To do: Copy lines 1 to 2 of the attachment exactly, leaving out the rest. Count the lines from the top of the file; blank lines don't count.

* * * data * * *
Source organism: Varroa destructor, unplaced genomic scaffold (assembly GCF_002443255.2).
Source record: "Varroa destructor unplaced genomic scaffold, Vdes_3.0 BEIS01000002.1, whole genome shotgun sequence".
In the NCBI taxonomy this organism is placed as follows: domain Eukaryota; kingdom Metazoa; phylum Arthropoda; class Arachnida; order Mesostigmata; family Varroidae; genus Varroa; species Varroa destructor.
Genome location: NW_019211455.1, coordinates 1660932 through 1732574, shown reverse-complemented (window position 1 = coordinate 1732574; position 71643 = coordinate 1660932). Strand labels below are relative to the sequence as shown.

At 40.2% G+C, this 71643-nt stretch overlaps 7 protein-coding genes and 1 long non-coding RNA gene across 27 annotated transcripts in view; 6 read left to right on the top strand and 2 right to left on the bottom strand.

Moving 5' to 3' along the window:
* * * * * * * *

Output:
Source organism: Varroa destructor, unplaced genomic scaffold (assembly GCF_002443255.2).
Source record: "Varroa destructor unplaced genomic scaffold, Vdes_3.0 BEIS01000002.1, whole genome shotgun sequence".